We divided patients requiring fluid resuscitation into the following groups for extraction of data and separate analyses: sepsis, surgical, trauma, and traumatic brain injury. The 7 interventions included 2 crystalloids [balanced crystalloids, including lactated Ringer’s, Ringer acetate or PlasmaLytes and saline (0.9% sodium chloride)], and 5 colloids [iso-oncotic albumin (4%, 5%); hyperoncotic albumin (20%, or 25%); HES with molecular weight ≦ 130 k (L-HES); HES with molecular weight ≧ 200 k (H-HES); and gelatin]. The outcomes included:
All-cause mortality rate. If a study reported outcomes at multiple time points, we chose the longest observation.
Fluid resuscitation volume. The resuscitation target is the reversal of organ hypoperfusion.
Acute kidney injury, referring to the degree of renal dysfunction, based on a 5-level scoring system to evaluate risk, injury, failure, loss, and end-stage renal failure (RIFLE).
Allergic reaction rate.
Two authors (CH Tseng and TT Chen) screened the studies on RCTs independently, extracted data, and assessed the risk of bias of studies using the revised Cochrane risk of bias tool (RoB 2 tool) at study level . A third reviewer (YK Tu) was consulted to resolve any disagreement in data extraction or assessment.
Data synthesis and analysis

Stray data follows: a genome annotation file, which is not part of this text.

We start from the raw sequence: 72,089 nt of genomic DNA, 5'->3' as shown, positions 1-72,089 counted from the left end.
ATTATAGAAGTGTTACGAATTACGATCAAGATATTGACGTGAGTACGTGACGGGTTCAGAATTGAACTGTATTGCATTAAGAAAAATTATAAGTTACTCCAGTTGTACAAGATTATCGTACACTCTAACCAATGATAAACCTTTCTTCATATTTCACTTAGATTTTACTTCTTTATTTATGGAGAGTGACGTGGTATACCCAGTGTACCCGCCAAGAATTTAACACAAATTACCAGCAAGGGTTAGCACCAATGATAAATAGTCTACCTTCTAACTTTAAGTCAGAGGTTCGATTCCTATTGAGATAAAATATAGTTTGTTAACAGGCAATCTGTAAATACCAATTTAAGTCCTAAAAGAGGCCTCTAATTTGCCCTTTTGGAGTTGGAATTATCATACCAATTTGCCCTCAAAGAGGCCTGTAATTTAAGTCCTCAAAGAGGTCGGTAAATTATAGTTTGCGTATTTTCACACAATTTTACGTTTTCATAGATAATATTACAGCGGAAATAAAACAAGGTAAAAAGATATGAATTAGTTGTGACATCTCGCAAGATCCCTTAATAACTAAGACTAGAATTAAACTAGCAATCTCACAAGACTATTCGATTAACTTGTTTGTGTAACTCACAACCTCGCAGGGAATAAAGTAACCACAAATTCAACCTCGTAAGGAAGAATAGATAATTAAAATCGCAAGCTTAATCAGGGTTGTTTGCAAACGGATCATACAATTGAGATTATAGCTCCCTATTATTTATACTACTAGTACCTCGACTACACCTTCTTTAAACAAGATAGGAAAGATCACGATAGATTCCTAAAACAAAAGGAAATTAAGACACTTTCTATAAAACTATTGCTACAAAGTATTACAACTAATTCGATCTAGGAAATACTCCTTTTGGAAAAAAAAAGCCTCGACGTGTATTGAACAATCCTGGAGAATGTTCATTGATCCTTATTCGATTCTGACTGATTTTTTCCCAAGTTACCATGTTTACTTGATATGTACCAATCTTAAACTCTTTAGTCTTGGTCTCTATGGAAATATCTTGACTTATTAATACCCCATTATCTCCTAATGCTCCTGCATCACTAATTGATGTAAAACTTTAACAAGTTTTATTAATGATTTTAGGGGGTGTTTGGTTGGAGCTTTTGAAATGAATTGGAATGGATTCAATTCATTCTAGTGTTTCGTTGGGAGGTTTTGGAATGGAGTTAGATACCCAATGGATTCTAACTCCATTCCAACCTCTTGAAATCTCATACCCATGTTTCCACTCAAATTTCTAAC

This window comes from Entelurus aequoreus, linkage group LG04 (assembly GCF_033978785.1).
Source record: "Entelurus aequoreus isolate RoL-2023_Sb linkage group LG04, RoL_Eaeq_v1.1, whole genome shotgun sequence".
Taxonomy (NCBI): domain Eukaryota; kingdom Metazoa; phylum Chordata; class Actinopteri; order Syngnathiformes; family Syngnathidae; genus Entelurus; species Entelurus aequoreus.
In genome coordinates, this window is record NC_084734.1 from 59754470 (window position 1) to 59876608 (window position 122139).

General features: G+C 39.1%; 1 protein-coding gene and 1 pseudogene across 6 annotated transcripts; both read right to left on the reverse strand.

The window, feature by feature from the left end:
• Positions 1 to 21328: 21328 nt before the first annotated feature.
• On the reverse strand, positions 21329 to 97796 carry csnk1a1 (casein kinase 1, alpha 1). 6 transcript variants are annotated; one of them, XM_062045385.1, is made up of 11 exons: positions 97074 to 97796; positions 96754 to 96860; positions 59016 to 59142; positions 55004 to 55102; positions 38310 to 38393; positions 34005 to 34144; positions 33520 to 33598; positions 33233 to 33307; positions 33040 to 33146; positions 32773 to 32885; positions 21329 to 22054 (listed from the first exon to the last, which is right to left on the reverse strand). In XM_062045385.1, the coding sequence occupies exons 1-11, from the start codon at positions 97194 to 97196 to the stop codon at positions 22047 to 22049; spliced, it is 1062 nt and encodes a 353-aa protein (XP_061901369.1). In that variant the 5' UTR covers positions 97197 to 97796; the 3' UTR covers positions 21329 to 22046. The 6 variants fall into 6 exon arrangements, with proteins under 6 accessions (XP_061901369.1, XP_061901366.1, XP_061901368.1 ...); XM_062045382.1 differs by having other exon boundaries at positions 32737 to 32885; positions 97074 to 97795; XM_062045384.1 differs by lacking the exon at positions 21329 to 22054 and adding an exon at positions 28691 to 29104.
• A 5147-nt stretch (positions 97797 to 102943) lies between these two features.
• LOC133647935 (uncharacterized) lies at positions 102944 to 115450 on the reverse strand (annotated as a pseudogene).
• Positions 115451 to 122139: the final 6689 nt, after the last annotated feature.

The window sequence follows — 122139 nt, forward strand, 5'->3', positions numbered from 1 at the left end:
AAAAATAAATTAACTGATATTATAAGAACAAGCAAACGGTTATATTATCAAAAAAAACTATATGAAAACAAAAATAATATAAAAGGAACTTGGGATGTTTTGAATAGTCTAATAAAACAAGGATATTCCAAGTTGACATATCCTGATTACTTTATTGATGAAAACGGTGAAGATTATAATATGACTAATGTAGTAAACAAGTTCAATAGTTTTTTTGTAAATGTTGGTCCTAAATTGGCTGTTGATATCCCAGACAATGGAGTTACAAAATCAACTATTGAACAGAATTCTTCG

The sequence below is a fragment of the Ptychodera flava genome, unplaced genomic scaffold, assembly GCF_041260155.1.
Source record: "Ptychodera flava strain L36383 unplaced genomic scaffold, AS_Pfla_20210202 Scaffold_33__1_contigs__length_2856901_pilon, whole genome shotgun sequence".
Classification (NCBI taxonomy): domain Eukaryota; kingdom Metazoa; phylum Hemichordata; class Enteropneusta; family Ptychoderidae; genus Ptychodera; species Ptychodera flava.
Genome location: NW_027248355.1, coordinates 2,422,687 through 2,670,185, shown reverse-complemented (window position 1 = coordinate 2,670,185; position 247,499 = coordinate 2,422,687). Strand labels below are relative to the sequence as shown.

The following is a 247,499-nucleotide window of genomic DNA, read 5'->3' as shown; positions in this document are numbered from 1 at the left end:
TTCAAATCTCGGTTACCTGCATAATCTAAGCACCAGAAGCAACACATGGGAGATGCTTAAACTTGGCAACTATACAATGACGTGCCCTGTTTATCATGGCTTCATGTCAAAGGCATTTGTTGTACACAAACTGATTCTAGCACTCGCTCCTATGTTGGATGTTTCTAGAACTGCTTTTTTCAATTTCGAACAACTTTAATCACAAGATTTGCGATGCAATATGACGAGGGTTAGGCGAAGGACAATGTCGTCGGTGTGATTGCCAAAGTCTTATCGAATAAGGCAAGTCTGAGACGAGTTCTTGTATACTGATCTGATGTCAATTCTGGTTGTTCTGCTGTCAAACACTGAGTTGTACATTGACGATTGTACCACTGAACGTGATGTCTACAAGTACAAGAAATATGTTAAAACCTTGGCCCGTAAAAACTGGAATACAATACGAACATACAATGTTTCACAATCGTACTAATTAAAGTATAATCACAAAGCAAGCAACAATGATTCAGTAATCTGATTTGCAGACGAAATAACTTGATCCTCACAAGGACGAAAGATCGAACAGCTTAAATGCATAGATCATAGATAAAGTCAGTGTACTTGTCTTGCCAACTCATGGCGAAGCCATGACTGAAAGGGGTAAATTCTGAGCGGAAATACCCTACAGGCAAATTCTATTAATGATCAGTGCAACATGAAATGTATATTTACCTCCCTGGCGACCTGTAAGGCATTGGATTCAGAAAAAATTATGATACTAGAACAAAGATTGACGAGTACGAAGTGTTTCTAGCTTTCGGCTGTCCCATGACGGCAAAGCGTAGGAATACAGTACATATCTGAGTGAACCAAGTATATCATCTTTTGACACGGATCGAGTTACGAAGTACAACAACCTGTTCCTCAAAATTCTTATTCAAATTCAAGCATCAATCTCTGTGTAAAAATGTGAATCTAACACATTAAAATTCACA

Transitivity assumption was assessed by checking the distribution of potential confounding variables across studies grouped by interventions. The variables examined included age, male percentage, disease severity scores, source of sepsis from the lung, and publication year. We first used the “network” suite of STATA version 14.0  (StataCorp, Texas, USA) statistical software, which implements a frequentist approach to the contrast-based model meta-analyses , to undertake a random-effect NMA . We then used network map to illustrate the distribution of the direct and indirect evidence between all treatment comparisons. The size of the nodes in the map was proportional to the number of patients who received this intervention in the network, and the width of the edges was proportional to the number of trials that compared the two treatments. Certainty of the evidence was assessed using CINeMA (Confidence in Network Meta-Analysis) web application, which allows for confidence in the results to be graded as high, moderate, low, and very low. This approach was based on a methodology developed by the Grading of Recommendations Assessment, Development and Evaluation Working Group for pairwise meta-analyses .